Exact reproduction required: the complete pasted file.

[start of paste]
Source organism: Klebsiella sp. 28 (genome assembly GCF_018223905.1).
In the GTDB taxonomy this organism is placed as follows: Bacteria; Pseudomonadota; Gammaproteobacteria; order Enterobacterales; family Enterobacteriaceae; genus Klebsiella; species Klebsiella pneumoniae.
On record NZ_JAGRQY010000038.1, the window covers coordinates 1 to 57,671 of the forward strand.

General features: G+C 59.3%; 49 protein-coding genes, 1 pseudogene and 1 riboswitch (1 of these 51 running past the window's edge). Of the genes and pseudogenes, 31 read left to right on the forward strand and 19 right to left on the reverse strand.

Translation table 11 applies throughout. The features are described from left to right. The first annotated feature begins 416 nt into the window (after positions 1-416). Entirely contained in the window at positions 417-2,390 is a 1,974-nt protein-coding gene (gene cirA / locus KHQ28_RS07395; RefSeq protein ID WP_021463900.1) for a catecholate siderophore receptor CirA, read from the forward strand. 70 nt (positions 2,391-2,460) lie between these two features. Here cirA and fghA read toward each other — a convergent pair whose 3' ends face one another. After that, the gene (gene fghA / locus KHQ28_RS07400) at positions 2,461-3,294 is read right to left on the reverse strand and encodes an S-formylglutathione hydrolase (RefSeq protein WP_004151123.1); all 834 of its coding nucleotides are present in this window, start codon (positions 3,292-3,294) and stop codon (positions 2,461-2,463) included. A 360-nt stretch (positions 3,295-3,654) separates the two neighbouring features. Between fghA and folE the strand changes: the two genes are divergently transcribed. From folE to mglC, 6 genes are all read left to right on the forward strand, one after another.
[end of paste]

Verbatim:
Source organism: Klebsiella sp. 28 (genome assembly GCF_018223905.1).
In the GTDB taxonomy this organism is placed as follows: Bacteria; Pseudomonadota; Gammaproteobacteria; order Enterobacterales; family Enterobacteriaceae; genus Klebsiella; species Klebsiella pneumoniae.
On record NZ_JAGRQY010000038.1, the window covers coordinates 1 to 57,671 of the forward strand.

General features: G+C 59.3%; 49 protein-coding genes, 1 pseudogene and 1 riboswitch (1 of these 51 running past the window's edge). Of the genes and pseudogenes, 31 read left to right on the forward strand and 19 right to left on the reverse strand.

Translation table 11 applies throughout. The features are described from left to right. The first annotated feature begins 416 nt into the window (after positions 1-416). Entirely contained in the window at positions 417-2,390 is a 1,974-nt protein-coding gene (gene cirA / locus KHQ28_RS07395; RefSeq protein ID WP_021463900.1) for a catecholate siderophore receptor CirA, read from the forward strand. 70 nt (positions 2,391-2,460) lie between these two features. Here cirA and fghA read toward each other — a convergent pair whose 3' ends face one another. After that, the gene (gene fghA / locus KHQ28_RS07400) at positions 2,461-3,294 is read right to left on the reverse strand and encodes an S-formylglutathione hydrolase (RefSeq protein WP_004151123.1); all 834 of its coding nucleotides are present in this window, start codon (positions 3,292-3,294) and stop codon (positions 2,461-2,463) included. A 360-nt stretch (positions 3,295-3,654) separates the two neighbouring features. Between fghA and folE the strand changes: the two genes are divergently transcribed. From folE to mglC, 6 genes are all read left to right on the forward strand, one after another.